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Wage Slavery *gasp*

Wage Slavery

Wage slavery. Watch out, that's a Marxist term. I'm taking a huge risk by even breathing such a term; I bet my FBI profile will reflect that I'm a "communist sympathizer" after I post this. After all, we have a non-oppressive government that allows for the freedom of different political ideals without fear of consequence. Right? RIGHT? Ha, I was so naive at one point, then I learned Santa Clause isn't real and that the moon is not made out of cheese. Reality is so much uglier than 6th grade Civics class would have us believe.

Anywho, wage slavery. It's just a fact that every economic system, regardless of the political ideals attached, requires a vast slave class in order to function. It's nobody's fault, it's no sort of moral failing, and it's not something that will ever change. It always has been, and always will be. For there to be winners, there must be losers. For there to be big winners, there must be big losers, and lots of them. The winners are the wealthy. The losers are those who work for the wealthy in exchange for the scraps that they are thrown.

The images that are conjured when we hear the term "slavery" are probably black people in the 19th-century South picking cotton and being beaten by "massa". This is one of the last examples of slavery in its most pure form - forced labor performed by an imprisoned population. Prior to this, slavery had existed in this exact form for as long as humans have gathered in groups. There was never any sort of problem with it; the moral strings attached only appeared as society progressed and the idea of human rights came to be.

All over the world, legislation was passed and the practice of slavery was abolished by civilized nations. But of course, you can pass laws until you're blue in the face; reality will win out in the end. Laws or not, the need for a slave class to do a majority of the work for very little of the share did not disappear.

It was about that time the industrial revolution came about. Factory workers, children included, were "forced" to work in deplorable and dangerous conditions. In return, they earned the most meager of livings, if that. The one and only change between slavery proper and the new "working class" was that slaves were housed and fed on their master's dime and were valuable pieces of property to be maintained; the "working class" were far more disposable. Instead of being taken care of, they were simply paid a pittance and left to the wolves. Slumlords exploited the workers, the workers were forced to send their children to work in order to be able to barely afford the most basic of survival necessities. And the best part (for the employers), if the workers were to die, become disabled, or become unwilling to work, they could simply be replaced without exigent cost. As opposed to owning a slave who cost about as much as a new car by modern standards, the new model of labor sounds most advantageous to the wealthy who needed almost-free labor, right?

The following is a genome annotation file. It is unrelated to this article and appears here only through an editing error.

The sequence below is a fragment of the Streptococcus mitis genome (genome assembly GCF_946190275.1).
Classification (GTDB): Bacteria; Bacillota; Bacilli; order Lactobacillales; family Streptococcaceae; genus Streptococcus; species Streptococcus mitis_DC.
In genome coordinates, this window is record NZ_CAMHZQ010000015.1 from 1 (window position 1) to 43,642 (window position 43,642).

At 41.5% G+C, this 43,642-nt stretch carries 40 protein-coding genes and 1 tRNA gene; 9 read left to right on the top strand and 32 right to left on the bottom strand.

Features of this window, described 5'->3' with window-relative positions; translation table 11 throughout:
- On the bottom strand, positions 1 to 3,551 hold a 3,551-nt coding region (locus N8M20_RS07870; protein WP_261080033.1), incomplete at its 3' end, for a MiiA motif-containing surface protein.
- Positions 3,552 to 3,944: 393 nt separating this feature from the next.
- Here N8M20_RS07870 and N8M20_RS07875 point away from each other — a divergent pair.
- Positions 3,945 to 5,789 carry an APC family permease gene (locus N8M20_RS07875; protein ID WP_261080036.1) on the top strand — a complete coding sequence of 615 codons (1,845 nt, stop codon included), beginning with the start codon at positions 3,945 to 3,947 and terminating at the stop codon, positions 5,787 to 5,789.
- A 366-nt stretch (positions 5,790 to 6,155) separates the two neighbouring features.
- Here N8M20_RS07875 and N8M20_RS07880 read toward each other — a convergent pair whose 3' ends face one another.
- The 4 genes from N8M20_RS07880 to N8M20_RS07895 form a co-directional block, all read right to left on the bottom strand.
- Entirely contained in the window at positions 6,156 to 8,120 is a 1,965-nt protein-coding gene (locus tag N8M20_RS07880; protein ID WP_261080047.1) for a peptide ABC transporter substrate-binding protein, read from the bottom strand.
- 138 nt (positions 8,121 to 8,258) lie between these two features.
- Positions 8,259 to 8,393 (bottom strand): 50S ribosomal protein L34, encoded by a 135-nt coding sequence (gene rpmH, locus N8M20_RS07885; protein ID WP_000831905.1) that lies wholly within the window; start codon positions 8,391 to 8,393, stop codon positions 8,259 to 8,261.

Labor unions eventually came along. They twisted employers' arms into providing the workers with a living wage, humane working conditions, and benefits. Not too long ago, it was practically a standard for a worker to belong to a union who protected their rights as human beings and laborers. Nowadays, "union" has become a dirty word. I remember the hours upon hours of videos Walmart shows to their workers about the "evils" of unions, while they pay and treat their workers according to the pre-union status quo; barely enough to survive on, if that, with no benefits, no protections, and a status as human beings less than that of a pallet jack.

Slavery has not ended. It has just changed forms. All over, the people who make this consumer-based economy tick are going home to crappy apartments they can barely afford eating ramen noodles for every meal and driving their barely-working cars to their places of enslavement where they will work their miserable jobs all day for the wages that will all go to the bills that provide their meager existence that allows them to keep coming to work every day for more of the same. They will have little-to-no disposable income and will probably be saddled with debt that they can never repay, further deepening the enslavement and further ensuring their compliance with their "willful" employment.

This must end. This will end. The human spirit of rebellion has, in one form or another, prevented tyranny from reigning supreme throughout human history. I am referring to slave rebellions, but logic would dictate that that has changed forms as well. What will the modern iteration of a slave rebellion look like? Will it even happen, or has tyranny won? Only time will tell; I'm smacking my lips at the prospect of the chaos that will logically follow the ballooning of oppression that inevitably leads to social pushback. This should be a very interesting lifetime indeed.


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